Nip Talk: A Body Talk Story From The UK
We started talking about body and appearance myths starting from ourselves. It’s really important to talk and understand about where do our insecurities come from.
Today we bring you a talk with Amelia, who is an exchange student in Vilnius Academy of Arts. From time to time Amelia puts on Free The Nipple brooch and inspires some awkward conversations. We were curious to know more about her background and experiences in awkward conversations.
Where are you from?
I am from South London.
How old are you?
Does ‘body talk’ exist in your family (body talk, sex, menstruation, etc.)?
Yes, definitely. We are really open about it. And also my dad doesn’t live with us, so we are a house of girls, there are no filters about anything.
When have your mum started talking to you about those things? What age was you?
Hmm, 10 maybe? Maybe even before. I remember once, I was probably 8, my mom went to the toilet and there was blood and I was like, Mum are you dying?? And she explained that to me. And then we had to explain it to my sister because she didn’t know either what a period was.
Was it an open topic among your friends?
Yeah, pretty much. I went to a girl school as well, so maybe it’s easier. But I would talk about it in front of the guys as well. Most of the guys I know are comfortable to talk about it.
Do you face sexism in your daily life or anytime?
Yes, but I don’t feel like a victim of it, there are other people who have way worse experiences, I don’t put myself into the role of having a struggle and everybody is against me. I feel like in a creative field most people are equal. The place that I took my foundation course in London, we had a wood workshop, I was making a lot of furniture and when you go in there as a girl you feel really intimidated and all the technicians are guys, like old guys, and at first they are so suspicious “can you even cut wood and use a drill?” and once you earn their respect they kind of treat you better than other guys.
Instagram is banning all the girl's nipples. When there’s a discussion, is it appropriate or is it not? Where would you stand in the point of this?
It’s funny for our generation because we are all more open to this kind of ideas, but at the same time, we didn’t see that much media with nipples, so it can be shocking sometimes. So it’s the problem of people who watch the pictures? Idk, a lot of people who post pages of women’s nipples are kind of creative - photographers, or it is some kind of editorials, it’s not just like people are horny and taking pictures of themselves and putting it out there. It’s tried to be done in a tasteful, interesting way and it’s funny because I don’t know who reports it, people, who are not interested in that kind of media or open to that stuff?
Would you wear Free The Nipple shirt? And if you would, where it would be okay to wear it for you and where it wouldn’t?
Because it’s a nice shirt, I wouldn’t wear it to a studio where it could get dirty, but I wouldn’t be afraid to wear it around my friends and stuff. If I was feeling kind of brave, I could wear it to a Christmas or something (laughing) with my family, because to me, it’s like if I wear a shirt that’s kind of formal, with the collar and buttons, I think that’s okay and also with my family it would be okay. I think maybe it would inspire a discussion.
Would you feel self-aware wearing the shirt?
Yes, 100%. And also when I was wearing the brooch, on my scarf, people would come and touch it and you can still feel it like your nipple, so it’s kinda a strange thing.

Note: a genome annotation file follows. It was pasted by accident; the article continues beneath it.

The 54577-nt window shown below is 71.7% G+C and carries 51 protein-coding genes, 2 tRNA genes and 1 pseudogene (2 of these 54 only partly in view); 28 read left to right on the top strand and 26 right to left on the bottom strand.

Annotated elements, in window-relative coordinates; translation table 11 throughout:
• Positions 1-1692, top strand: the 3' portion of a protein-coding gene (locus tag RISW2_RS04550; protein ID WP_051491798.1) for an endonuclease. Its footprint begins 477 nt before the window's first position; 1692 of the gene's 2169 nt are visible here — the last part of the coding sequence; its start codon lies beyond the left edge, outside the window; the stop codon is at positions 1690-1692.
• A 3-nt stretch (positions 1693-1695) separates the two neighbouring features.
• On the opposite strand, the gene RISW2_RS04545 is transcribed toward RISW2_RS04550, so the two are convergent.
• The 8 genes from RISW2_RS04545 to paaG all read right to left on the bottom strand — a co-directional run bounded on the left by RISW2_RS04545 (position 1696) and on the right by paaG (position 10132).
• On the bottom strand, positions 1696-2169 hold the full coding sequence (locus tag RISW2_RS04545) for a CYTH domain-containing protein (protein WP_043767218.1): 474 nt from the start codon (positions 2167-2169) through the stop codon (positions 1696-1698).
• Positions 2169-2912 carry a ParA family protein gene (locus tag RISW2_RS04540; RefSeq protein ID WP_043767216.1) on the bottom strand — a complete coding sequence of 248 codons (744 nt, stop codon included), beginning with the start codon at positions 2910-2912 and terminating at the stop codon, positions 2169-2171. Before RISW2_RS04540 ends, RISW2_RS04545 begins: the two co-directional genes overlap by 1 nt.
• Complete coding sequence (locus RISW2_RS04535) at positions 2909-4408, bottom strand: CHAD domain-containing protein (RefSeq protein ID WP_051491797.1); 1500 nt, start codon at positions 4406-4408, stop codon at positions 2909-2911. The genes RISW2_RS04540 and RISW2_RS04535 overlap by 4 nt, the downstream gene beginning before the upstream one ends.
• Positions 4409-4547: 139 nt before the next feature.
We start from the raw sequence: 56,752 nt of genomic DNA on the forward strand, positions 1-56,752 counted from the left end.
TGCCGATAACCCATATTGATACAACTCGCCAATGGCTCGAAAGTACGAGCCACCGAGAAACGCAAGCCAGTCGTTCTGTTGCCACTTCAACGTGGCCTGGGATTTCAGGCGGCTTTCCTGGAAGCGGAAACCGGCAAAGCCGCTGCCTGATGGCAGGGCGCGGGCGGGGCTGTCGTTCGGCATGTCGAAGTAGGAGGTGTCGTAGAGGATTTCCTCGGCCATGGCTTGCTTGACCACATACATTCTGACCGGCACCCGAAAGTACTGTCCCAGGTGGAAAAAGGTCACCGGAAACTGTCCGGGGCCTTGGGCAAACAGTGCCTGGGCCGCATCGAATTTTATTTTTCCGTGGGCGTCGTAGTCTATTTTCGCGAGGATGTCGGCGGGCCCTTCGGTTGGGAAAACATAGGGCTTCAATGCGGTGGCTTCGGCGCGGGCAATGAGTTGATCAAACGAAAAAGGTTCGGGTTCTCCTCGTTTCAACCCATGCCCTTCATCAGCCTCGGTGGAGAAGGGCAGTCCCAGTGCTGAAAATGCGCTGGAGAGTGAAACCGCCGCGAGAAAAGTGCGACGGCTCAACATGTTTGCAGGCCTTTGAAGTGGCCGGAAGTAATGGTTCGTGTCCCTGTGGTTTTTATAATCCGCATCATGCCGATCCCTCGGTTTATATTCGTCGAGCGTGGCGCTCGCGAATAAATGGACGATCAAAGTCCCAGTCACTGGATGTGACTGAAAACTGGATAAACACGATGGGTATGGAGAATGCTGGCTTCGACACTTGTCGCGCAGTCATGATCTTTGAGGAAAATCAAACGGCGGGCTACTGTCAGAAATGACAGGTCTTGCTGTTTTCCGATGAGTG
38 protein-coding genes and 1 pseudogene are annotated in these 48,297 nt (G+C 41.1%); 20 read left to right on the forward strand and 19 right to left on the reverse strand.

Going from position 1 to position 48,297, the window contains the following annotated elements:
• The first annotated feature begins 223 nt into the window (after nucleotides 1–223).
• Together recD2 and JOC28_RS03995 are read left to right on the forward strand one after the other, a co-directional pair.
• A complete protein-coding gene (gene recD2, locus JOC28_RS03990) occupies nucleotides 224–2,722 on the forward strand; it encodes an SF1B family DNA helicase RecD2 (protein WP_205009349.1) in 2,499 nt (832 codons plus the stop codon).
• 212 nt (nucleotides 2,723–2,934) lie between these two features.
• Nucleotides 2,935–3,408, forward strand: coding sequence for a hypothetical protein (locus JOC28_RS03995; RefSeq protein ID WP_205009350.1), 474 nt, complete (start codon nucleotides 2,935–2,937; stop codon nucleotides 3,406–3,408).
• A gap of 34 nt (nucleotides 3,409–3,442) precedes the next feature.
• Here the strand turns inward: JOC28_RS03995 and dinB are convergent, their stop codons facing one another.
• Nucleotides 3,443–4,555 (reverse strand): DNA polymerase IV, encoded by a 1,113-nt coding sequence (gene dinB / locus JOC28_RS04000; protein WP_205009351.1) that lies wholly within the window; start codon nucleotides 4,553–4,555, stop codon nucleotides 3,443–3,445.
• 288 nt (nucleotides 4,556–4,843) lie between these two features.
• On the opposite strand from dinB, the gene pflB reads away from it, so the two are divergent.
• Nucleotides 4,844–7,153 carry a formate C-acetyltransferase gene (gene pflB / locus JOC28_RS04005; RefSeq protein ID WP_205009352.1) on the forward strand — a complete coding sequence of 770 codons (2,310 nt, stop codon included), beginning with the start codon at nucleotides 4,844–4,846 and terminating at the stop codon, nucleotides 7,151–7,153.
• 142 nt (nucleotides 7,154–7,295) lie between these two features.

And how do you react when people do that?
I just laugh. Depends on who does it, usually, it would be a friend, so it’s okay.
Do you remember in school teachers saying how girls and boys should act? Like, girls don’t sit like that, girls don’t swear etc, any specific moment and how you reacted?
I don’t know if I can think of a specific moment. The thing in my primary school was that thing “running like a boy” or “running like a girl” and I don’t know how kids are trained to think like that, I don’t think it’s always their parents who are telling them how people should act, it’s almost instinctive, maybe they see it on a TV show or in the books they read or something.
Our head teachers in the secondary school (girls school) were always like “You girls can do this, you are strong” etc, like constantly boost our confidence and we were pretty lucky to have that, but at the same time, it felt really fake and almost commercial. So many girls from my year became engineers and went to do engineering & the teachers were SO proud of it, like “Oh it’s female engineers”, and like if you do something “girly” it’s like OMG.
Do you try to create statements/undercover messages with the way you dress?
I don’t have anything with writing or patterns (until recently, now I’m getting INTO patterns slightly). I try to stay quite neutral, I am one of those people who still kind of wear black all the time. I just don’t think about what I’m wearing, it’s always the same colour palette. Like I don’t want to blend it but at the same time, I start to appreciate it, because before I kinda eliminated it, so it was easier to dress. Black is flattering, it always makes you feel good, you can be formal or informal.
And what is your favourite colour?(not to wear, in general).
Orange and also navy blue. I own a lot of orange items, but I never wear it, actually going to vintage thrift shops made me buy and wear more colours, I had those red trousers and they’ve become my favourite, they are so bright, like crazy bright, when the sun is shining they are so reflective.
Greatest Thank Yous to Amelia for being our first guest. We have more conversations coming for you and are looking for more and more experiences for you to read, so if you want to be our guest or you know a person whose story you would like to hear hit us up here!